Friday, January 23, 2009

The Patriot (1928)

Directed by: Ernst Lubitsch

Starring: Emil Jannings, Florence Vidor, and Lewis Stone

Plot: An epic portrayal of political intrigue in Russia during the reign of Paul I.

Thoughts: Unfortunately, I can offer no thoughts on this film because I've never seen it. No one else in recent history has seen it either because The Patriot is more or less a lost film. The only parts left are a trailer and one reel (about six minutes of footage) that was found in Portugal back in 2001.

The story is an adaptation of three different plays: Paul I by Dmitri Merezhkovsky, Der Patriot by Alfred Neumann, and The Patriot by Ashley Dukes. Again, since there is no reference available (neither the film nor the plays), I have no idea which parts were lifted from where. Attempting to find detailed information has proven somewhat frustrating.

Based on some notes I found, evidently The Patriot was technically the last silent film nominated for Best Picture. Paramount added music, sound, and limited voices (mainly screams) to the film in post-production without Lubitsch's knowledge. This was done because talking and sound films were the new trend in film at the time. Despite the studios tampering, the finished product was still regarded as one of the best films of 1928.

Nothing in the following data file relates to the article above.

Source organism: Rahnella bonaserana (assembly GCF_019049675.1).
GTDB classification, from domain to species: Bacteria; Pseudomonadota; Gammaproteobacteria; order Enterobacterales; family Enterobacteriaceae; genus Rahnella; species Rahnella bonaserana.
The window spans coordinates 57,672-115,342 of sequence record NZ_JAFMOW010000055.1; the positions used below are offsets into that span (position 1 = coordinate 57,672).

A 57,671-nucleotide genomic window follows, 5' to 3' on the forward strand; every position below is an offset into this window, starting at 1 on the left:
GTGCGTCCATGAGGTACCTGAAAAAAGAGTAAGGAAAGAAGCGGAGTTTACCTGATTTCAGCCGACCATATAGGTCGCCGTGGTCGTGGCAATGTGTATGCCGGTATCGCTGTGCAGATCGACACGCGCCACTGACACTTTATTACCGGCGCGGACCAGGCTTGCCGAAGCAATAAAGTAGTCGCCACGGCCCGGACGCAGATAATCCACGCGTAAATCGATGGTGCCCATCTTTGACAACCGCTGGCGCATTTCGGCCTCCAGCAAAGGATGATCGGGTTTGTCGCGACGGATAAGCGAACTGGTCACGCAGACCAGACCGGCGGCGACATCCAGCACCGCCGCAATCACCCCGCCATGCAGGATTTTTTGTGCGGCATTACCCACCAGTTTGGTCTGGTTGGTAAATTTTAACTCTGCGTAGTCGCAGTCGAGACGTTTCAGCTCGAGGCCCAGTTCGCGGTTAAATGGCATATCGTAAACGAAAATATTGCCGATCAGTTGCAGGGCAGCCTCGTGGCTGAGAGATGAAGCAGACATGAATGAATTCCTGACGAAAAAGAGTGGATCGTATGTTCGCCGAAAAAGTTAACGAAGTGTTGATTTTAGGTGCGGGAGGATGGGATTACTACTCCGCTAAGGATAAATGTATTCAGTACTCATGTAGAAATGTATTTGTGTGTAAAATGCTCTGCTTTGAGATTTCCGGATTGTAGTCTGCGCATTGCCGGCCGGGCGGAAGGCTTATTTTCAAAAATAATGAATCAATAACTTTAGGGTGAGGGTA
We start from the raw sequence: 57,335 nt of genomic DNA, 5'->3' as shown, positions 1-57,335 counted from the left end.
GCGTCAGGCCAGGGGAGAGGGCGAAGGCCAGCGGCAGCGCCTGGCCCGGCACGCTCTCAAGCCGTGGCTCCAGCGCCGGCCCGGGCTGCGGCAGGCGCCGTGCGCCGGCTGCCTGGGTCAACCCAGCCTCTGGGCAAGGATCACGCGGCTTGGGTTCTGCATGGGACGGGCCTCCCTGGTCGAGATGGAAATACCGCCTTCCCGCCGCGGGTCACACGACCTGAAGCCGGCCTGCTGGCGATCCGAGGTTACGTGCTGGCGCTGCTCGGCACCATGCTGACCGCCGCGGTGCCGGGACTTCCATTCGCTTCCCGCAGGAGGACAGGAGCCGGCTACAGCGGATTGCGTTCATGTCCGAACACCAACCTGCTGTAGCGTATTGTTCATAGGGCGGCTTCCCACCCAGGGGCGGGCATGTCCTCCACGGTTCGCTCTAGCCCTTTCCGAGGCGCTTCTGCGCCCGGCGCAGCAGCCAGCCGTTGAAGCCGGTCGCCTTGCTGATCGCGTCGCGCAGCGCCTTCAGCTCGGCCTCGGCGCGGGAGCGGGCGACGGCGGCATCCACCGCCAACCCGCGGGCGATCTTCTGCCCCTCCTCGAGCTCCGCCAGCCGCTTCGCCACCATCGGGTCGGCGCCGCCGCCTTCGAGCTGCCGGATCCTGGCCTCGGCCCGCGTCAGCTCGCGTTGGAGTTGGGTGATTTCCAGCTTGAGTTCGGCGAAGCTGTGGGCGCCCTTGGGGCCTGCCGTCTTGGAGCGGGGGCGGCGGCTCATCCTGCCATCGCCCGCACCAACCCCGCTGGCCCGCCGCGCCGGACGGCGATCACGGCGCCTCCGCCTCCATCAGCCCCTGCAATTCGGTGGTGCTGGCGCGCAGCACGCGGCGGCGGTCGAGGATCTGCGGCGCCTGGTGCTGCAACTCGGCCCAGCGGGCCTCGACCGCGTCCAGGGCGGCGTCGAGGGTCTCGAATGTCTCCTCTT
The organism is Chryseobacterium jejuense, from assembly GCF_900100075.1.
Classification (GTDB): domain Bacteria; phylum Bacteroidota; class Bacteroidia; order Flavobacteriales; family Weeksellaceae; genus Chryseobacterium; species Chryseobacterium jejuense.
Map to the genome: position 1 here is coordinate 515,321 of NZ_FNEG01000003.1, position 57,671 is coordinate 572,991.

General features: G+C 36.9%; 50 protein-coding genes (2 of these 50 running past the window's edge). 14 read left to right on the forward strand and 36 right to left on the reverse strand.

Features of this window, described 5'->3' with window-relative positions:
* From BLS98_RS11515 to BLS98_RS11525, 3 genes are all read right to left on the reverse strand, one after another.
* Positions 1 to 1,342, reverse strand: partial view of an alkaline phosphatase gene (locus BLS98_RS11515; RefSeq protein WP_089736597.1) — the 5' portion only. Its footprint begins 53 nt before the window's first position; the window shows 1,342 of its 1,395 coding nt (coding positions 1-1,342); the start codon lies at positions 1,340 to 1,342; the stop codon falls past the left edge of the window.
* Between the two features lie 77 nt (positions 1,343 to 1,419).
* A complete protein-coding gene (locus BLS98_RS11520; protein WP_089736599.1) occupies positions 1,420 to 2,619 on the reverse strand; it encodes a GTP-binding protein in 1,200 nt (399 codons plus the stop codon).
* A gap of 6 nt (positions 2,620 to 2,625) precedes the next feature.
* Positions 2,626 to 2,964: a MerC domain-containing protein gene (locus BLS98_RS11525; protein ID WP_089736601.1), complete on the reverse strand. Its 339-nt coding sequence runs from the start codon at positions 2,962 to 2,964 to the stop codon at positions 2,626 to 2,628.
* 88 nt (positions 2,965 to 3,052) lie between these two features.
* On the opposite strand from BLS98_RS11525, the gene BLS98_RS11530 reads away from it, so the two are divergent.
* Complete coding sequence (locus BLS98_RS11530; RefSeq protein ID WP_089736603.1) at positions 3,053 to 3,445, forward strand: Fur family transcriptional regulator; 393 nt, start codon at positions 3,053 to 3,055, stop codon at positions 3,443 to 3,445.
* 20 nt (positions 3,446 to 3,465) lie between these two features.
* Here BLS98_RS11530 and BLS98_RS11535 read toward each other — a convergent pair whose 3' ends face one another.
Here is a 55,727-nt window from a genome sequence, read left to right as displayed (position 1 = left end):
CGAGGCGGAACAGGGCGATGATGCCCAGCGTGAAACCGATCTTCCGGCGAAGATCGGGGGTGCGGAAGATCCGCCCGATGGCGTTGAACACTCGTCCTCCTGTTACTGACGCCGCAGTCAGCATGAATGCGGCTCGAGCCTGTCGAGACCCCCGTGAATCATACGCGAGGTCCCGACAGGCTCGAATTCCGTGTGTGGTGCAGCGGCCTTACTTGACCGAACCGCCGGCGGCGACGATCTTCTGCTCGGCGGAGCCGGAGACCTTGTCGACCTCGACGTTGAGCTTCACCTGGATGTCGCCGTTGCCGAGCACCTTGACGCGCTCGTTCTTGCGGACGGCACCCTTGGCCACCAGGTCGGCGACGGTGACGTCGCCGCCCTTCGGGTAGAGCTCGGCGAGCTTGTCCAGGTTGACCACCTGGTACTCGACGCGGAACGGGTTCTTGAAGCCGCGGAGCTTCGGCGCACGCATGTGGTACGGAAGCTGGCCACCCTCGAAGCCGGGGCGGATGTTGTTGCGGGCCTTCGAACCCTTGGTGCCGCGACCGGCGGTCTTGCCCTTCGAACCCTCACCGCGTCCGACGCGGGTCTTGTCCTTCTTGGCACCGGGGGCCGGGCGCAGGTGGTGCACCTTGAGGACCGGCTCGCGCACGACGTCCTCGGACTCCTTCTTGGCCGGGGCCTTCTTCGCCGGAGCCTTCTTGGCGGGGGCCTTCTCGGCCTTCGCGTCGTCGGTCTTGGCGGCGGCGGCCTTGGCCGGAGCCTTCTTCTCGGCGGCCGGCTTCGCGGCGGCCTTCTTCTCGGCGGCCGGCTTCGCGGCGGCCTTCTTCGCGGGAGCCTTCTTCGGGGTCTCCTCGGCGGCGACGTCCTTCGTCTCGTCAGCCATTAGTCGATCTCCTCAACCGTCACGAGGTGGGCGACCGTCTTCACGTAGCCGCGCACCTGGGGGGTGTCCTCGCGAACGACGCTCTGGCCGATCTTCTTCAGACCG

If you want to see the trailer, it can be found on the More Treasures from the American Film Archives: 1894-1931. The set is a bit pricy, but contains a ton of forgotten film history.

The Patriot took home the Best Writing, Achievement award for Hanns Kraly's epic screenplay. Other nominations earned were Best Actor for Lewis Stone's portrayal of Count Pahlen, Best Art Direction for Hans Dreier (who had previously worked on Wings the previous year), and a Best Director nod for Lubitsch himself.


  1. At the very least, I'll get to see more of Lubitsch's work in the coming weeks. He was no stranger to Oscar.

  2. It's a shame that things like that happen. Long term availability of film is definitely something we take for granted in our digital age.

    Is the Florence Vidor mentioned in the cast any relation to the awesomely-named King Vidor?

  3. Sorry for the delayed response. Florence was the lovely wife of King Vidor, but they divorced in 1924. She kept his surname for at least a little while, even after she remarried.